A recently published study conducted by Massachusetts General Hospital exploring the healthcare experiences of people with Down syndrome (DS) in the United States who are Black, African American, of African descent, or of mixed race. The purpose of this study was to identify and describe the barriers and facilitators that such patients and their caregivers face when accessing healthcare. We gathered data in three ways: focus groups with caregivers, a national survey completed by caregivers, and in-depth interviews with primary care providers. Many caregivers and primary care physicians felt that patients with DS who are Black, African American, of African descent, or of mixed race receive a lower quality of medical care than their white counterparts with DS. Read more.
A recently published study by Massachusetts General Hospital conducted with the goal of learning how individuals with Down syndrome view their personal health. Down syndrome has a unique medical and psychological profile, and it is not often explored from the point of view of the individual. Participants discussed physical, social, and mental well-being components of health in Down syndrome. Read more.
A recently published study conducted by Massachusetts General Hospital exploring the associations between Down syndrome, obesity/weight, and cardiometabolic risk (CR). While it is well-know that individuals with Down syndrome (DS) are at increased risk for being overweight/obese, the associated cardiometabolic risk (CR) is not clear. This study uses measurements of the human body and clinical laboratory data from a multi-site, international cohort of individuals with DS to determine cardiometabolic risk by reporting observed distributions of cardiometabolic biomarkers in overweight/obese individuals with DS throughout the lifespan. The data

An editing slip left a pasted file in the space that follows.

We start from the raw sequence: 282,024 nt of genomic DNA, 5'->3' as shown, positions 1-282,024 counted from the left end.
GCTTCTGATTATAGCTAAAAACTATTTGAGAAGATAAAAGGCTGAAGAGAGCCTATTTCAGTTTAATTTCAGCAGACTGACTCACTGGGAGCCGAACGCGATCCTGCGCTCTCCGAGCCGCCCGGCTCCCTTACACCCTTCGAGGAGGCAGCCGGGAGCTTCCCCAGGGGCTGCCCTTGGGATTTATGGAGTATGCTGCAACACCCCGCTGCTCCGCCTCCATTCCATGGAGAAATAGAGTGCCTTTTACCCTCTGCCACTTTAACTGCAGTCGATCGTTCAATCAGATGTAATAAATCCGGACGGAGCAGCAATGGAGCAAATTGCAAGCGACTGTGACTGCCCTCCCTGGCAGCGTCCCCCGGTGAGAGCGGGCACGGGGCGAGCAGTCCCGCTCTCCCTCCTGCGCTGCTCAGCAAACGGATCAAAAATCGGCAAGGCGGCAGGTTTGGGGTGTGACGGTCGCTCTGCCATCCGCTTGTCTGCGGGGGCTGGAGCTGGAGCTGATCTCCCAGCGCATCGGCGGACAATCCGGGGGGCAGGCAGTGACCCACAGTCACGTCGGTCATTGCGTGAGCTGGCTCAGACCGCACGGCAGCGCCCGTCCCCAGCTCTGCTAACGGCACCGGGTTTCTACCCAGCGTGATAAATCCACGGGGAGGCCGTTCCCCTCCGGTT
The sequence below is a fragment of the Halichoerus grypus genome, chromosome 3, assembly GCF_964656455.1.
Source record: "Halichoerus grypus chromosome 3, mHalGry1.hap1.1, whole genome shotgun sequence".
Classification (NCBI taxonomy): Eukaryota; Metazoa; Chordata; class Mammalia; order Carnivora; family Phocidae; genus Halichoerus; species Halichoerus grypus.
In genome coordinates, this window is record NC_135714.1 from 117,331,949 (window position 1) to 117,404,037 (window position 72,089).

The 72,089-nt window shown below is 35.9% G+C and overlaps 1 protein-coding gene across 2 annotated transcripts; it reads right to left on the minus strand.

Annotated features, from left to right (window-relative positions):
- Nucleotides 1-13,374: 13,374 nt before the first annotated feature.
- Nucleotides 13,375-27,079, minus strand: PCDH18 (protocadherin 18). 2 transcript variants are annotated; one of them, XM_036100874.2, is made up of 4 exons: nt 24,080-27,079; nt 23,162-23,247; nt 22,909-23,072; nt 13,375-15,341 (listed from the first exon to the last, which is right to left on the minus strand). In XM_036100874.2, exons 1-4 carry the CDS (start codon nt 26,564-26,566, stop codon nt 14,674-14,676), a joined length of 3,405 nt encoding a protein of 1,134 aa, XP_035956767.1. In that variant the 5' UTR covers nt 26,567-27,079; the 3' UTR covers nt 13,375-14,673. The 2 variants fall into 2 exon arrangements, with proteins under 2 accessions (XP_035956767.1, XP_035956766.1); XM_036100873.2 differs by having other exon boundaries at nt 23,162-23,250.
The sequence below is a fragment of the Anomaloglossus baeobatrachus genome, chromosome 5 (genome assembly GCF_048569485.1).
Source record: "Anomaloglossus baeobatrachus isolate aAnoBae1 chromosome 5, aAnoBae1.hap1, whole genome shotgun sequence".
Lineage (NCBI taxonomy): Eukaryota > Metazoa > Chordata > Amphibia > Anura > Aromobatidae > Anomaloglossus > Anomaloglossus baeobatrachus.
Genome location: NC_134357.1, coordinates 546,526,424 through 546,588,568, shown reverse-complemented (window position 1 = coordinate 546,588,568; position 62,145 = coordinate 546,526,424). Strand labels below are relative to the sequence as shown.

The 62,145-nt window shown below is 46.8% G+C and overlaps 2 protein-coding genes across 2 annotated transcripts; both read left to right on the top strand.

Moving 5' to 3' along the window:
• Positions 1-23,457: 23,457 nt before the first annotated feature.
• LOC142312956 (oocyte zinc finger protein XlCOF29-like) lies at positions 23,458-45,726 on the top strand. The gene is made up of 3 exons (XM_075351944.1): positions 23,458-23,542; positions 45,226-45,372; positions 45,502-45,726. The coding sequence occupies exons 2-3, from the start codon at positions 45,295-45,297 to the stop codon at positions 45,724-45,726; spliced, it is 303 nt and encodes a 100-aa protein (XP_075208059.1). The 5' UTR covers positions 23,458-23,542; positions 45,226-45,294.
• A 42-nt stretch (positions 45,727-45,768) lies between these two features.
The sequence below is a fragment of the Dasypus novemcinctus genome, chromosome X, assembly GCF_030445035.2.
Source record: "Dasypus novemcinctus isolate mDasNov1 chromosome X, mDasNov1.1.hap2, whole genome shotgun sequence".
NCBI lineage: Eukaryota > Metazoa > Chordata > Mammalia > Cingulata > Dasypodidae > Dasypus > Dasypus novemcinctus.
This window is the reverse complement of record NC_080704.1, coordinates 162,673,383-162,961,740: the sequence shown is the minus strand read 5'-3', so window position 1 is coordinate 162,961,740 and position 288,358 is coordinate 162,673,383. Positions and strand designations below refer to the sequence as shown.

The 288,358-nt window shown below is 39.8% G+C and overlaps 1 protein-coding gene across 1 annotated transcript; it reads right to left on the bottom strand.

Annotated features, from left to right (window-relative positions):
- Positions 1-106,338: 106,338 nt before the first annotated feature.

suggests that in contrast to the general population, in individuals with Down syndrome, being overweight and obese does not appear to confer a significantly increased risk for cardiometabolic disease by biomarker profile. Individuals with DS who are overweight/obese appear to have unique cardiometabolic profiles. Read more